The Federal Government of Nigeria established the National Social Investments Programmes (NSIP) in 2016, to tackle poverty and hunger across the country. The suite of programmes under the NSIP focuses on ensuring a more equitable distribution of resources to vulnerable populations, including children, youth and women. Since 2016, these programmes combined have supported more than 4 million beneficiaries country-wide through a fair and transparent process supported by the Ministry of Budget and National Planning (MBNP) and other notable MDAs with aligned goals.
In view of the way and manner Abacha and his criminal organisation plundered our treasury and the stress and strain Nigeria went through in the hands of the custodial states before we won the Pyrrhic victory in getting back a fraction of the loot, no part of the recovered funds ought to go into recurrent expenditure. Rather, such funds were supposed to be ploughed into dedicated capital legacy projects that would tell a brief story of the evil or criminality of the loot and the morale of why history should not repeat itself. But on the directive of the President, some people were meant to eat our capital.

Then when COVID-19 pandemic necessitated the lockdown of people’s lives and businesses, the government initially had no intention to ameliorate the pain on the citizens despite the funds and assets it was receiving from within and abroad. It was the outcry of Nigerians that jolted the government to do something. And in doing so it dusted up the National Social Register and used it as a template to distribute palliatives in form of conditional cash payments to the vulnerable.

There are matters arising from the distribution of our assets to the vulnerable In these two epochs (sharing of Abacha loot and COVID-19 funds distribution) transparency and accountability has been lacking. It is worth emphasizing because for a government that rode to power on the crest of antagonism to corruption to ignore these critical elements of assets management it should be taken to say what it does not mean. And the traces of these manifest in payments revolving around fuel subsidy, turn around maintenance of our refineries, etc.

My main worry is in the lack of transparency, accountability and equity in including the names of eligible Nigerians in the register. First the poverty rate should be known. Second, the government’s mismanagement of funds and assets associated with COVID-19 pandemic, the monumental losses that Nigerians sustained as a result of the government’s gargantuan failure in implementing the Naira Redesign Policy and other economic policies that have worsened the financial fortunes of Nigerians have increased the rank and file of the poor in Nigeria. So poverty is relative and dynamic. So what are the parameters for preparing that register. And why should amelioration be done by the sharing money?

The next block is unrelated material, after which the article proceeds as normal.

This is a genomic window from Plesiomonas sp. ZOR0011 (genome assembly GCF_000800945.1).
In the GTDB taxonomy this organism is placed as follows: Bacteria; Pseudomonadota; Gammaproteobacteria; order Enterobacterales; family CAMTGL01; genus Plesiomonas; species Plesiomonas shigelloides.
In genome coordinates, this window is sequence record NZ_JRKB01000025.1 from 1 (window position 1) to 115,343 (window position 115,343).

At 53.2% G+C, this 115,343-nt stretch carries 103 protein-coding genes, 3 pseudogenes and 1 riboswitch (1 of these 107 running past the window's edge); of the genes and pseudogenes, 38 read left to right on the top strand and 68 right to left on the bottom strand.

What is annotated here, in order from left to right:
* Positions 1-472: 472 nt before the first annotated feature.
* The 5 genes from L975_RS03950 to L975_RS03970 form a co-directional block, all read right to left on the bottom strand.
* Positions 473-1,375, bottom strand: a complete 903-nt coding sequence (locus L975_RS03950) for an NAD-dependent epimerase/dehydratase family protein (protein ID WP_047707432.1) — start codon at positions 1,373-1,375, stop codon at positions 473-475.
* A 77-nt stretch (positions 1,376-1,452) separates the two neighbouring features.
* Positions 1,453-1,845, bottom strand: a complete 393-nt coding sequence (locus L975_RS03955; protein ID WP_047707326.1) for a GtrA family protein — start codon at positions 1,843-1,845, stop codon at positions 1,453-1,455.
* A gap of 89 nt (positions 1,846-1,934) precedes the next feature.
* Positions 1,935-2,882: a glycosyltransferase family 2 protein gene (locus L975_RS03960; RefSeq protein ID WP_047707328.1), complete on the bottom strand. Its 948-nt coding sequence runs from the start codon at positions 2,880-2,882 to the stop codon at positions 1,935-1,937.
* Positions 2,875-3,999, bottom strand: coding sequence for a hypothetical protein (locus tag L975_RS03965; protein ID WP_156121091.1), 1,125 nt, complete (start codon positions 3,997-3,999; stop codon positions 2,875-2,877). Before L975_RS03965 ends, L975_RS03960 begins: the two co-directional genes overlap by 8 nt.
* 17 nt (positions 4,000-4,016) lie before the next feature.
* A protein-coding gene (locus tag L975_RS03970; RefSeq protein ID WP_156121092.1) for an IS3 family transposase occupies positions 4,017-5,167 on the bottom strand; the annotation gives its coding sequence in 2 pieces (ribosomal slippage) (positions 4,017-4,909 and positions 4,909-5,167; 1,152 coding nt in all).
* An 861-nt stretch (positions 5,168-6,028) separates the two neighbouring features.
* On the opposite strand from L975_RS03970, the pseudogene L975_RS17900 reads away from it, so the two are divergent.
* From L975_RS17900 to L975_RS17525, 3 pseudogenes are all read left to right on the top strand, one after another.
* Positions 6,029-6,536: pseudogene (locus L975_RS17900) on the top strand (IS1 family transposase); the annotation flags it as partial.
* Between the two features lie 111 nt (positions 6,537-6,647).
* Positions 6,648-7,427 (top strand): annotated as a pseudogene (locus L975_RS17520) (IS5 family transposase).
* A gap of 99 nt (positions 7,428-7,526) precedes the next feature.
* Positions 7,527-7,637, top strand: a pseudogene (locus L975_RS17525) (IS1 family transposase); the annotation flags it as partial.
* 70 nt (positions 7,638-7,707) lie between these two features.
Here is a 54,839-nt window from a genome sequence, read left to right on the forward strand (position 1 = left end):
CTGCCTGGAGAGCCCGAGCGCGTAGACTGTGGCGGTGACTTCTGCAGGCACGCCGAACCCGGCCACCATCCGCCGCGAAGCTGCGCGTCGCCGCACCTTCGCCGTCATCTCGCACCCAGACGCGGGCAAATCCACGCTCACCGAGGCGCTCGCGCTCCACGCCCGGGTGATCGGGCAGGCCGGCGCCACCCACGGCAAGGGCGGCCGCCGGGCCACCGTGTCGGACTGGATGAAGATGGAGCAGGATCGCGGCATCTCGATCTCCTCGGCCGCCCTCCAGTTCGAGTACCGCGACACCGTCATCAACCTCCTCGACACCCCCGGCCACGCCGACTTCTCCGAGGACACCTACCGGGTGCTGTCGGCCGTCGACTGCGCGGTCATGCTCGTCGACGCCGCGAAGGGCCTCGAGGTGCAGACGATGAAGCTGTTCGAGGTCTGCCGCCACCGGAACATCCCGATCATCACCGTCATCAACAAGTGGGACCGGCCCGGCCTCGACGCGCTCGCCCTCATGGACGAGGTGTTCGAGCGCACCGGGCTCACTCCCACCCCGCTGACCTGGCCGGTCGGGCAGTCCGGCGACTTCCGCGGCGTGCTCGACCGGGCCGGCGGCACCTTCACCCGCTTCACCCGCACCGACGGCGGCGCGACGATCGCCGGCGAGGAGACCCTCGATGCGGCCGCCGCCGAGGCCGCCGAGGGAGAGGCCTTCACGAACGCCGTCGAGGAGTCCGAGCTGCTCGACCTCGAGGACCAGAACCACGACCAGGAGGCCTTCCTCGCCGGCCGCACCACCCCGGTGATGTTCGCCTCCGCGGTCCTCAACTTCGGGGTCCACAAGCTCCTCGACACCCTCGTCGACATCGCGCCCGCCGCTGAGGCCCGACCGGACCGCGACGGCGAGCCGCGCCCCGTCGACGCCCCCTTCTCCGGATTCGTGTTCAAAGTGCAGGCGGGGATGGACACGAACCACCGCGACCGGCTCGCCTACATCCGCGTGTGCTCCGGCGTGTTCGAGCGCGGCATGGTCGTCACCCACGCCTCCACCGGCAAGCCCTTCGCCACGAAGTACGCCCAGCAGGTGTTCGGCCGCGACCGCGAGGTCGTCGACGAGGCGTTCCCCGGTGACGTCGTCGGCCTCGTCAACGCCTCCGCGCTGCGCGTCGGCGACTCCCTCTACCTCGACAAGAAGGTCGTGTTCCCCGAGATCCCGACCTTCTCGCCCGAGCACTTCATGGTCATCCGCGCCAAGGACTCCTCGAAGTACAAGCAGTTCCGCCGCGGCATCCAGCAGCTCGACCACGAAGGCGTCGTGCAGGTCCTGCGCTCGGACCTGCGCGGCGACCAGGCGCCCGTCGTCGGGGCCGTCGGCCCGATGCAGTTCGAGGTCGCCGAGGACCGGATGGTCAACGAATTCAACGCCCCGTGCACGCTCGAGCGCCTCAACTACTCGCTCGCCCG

In his second broadcast, the President announced the increase of beneficiaries of cash transfers from 2.6 million households (comprising about 11 million people) to 3.6 households. It is bad enough that modalities for mapping out or identifying households that belong to the league of the poorest of the poor remain opaque, nebulous and controversial. It is worse that the government still relies on it to make payments within the context of COVID-19 pandemic. Instructively, the figure of 3.6 million is a far cry from the 89 million Nigerians entrapped by poverty. Therefore, the government effort to increase the number of beneficiaries is highly unimpressive. Also, it is worth recalling that the modalities for the inclusion of persons into the social register were quite unclear. The Presidential statement as to the addition of 1 million households gives the impression that the creation of the register is arbitrary, subjective and vulnerable to manipulation. It becomes worrisome against the background of the fact that the President has, by his conduct over time, left no one in doubt that his official conduct is swayed more by his primordial roots than any nationalistic feelings.
Again, it is important to note the government’s frequent use of the term ‘vulnerable’ to describe those eligible for palliatives. The term is highly subjective. Perhaps in demonstration of its inability to devise an objective or a fairer means of paying palliatives, it simply relied on the NSR and approximates the most vulnerable to the “poorest of the poor.” But does the government refer to the word within the context of pre-lockdown or during lockdown? If it is the former, there may be less argument about the identity of the vulnerable. But if it in the sense of the latter, then the meaning or description of the term ought to change in order to reflect the fact that the lockdown has made many people, who were hitherto outside the radar of vulnerability, vulnerable. According to WHO, “vulnerability is the degree to which a population, individual or organization is unable to anticipate, cope with, resist and recover from the impacts of disasters.” Eranga explains that vulnerability arises when an individual is unable to cater for himself/herself or family as a result of a prevailing situation he/she is being faced with and therefore concludes that the vulnerable would necessarily include persons who have been asked to remain indoors; lost their jobs; locked behind bars; and those having health challenges, etc. Therefore, it is patently unfair for the government to denominate or delimit vulnerability by reference only to the pre-pandemic circumstances of the “poorest of the poor.”